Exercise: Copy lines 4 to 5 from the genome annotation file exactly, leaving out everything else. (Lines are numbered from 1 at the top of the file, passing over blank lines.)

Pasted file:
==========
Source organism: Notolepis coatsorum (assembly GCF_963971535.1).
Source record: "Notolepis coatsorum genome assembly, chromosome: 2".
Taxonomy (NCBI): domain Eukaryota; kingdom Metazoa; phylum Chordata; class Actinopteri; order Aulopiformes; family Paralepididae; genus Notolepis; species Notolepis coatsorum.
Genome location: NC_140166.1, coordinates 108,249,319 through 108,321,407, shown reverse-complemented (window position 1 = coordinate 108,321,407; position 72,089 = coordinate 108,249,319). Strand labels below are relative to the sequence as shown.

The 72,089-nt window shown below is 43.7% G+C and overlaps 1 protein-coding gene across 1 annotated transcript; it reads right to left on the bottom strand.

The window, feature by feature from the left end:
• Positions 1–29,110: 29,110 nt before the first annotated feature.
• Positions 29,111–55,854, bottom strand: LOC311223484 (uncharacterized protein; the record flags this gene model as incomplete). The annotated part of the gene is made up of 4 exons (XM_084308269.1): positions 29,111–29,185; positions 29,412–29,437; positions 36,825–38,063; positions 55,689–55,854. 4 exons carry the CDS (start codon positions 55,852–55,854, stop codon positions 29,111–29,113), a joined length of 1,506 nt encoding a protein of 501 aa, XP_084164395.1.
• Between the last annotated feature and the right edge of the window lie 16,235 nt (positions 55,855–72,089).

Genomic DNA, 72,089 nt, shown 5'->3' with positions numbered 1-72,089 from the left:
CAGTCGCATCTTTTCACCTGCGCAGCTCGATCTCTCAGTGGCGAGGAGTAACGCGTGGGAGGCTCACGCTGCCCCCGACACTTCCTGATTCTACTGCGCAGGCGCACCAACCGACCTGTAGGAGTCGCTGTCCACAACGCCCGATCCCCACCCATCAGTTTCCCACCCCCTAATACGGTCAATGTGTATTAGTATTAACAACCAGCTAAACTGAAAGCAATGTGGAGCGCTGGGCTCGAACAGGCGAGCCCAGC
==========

Genome location: NC_140166.1, coordinates 108,249,319 through 108,321,407, shown reverse-complemented (window position 1 = coordinate 108,321,407; position 72,089 = coordinate 108,249,319). Strand labels below are relative to the sequence as shown.

The 72,089-nt window shown below is 43.7% G+C and overlaps 1 protein-coding gene across 1 annotated transcript; it reads right to left on the bottom strand.